The solar system is travelling through much stormier skies than we thought, and might even be about to pop out of the huge gas cloud we have been gliding through for at least 45,000 years. That’s the implication of a multi-decade survey of the interstellar wind buffeting the solar system, which has revealed an unexpected change in the wind’s direction.
The edge of the solar system is roughly defined by the heliosphere, a giant magnetic bubble blown by charged particles streaming from the sun. This bubble shields Earth from much of the interstellar wind, so a change in the wind’s direction will have little effect here on the ground.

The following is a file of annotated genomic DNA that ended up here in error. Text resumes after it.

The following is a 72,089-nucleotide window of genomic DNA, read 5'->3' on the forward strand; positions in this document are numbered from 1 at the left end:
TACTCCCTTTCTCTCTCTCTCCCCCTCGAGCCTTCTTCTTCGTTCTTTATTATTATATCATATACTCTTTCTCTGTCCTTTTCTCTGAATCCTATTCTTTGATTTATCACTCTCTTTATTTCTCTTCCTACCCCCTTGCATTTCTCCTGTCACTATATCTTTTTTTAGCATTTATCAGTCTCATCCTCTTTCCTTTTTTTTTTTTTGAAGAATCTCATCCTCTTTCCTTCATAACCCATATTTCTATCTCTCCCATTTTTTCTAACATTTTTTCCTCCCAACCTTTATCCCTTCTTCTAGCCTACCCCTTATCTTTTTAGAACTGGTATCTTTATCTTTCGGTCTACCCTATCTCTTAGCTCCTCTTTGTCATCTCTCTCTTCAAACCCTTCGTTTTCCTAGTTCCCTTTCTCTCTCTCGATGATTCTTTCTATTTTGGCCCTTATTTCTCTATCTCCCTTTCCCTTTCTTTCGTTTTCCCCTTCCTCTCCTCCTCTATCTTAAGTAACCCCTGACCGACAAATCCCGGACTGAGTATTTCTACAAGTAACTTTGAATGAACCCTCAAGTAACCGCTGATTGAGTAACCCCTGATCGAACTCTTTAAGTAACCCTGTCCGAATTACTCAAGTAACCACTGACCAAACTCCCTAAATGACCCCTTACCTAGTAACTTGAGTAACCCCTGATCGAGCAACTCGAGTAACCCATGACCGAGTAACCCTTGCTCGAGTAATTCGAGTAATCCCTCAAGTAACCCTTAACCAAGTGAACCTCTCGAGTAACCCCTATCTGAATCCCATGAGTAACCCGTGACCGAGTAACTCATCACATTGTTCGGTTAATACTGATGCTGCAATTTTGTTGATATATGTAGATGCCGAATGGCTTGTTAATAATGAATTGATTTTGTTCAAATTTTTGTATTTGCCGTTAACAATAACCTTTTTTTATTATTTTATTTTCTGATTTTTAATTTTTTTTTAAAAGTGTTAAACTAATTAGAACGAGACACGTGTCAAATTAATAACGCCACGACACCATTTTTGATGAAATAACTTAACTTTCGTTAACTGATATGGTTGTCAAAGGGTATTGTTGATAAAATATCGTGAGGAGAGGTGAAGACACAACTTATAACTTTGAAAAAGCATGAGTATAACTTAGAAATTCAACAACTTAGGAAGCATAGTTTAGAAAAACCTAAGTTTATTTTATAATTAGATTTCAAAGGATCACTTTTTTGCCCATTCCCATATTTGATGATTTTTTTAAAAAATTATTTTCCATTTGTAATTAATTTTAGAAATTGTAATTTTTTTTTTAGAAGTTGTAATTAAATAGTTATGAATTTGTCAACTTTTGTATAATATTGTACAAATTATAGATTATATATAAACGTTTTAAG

But the change does tell us something surprising about our galactic surroundings. The cloud is so large and diffuse, it was previously assumed to be relatively calm, and that the wind would blow in the same direction for millions of years.
The fact that the wind is shifting over the span of mere decades means that the interior of the cloud is either unusually turbulent, or that the solar system is a mere 1000 or so years away from punching its way out.
“While there had been hints that something was changing in the environment of the sun, when we finally put all the historical data together it became clear that one can make a strong scientific statement that this change has actually occurred,” says Frisch from astro.uchicago.edu.
What the change means is still up for debate. We could be nearing the cloud’s edge, or we could still be in the thick of it, pushing our way through an interstellar storm.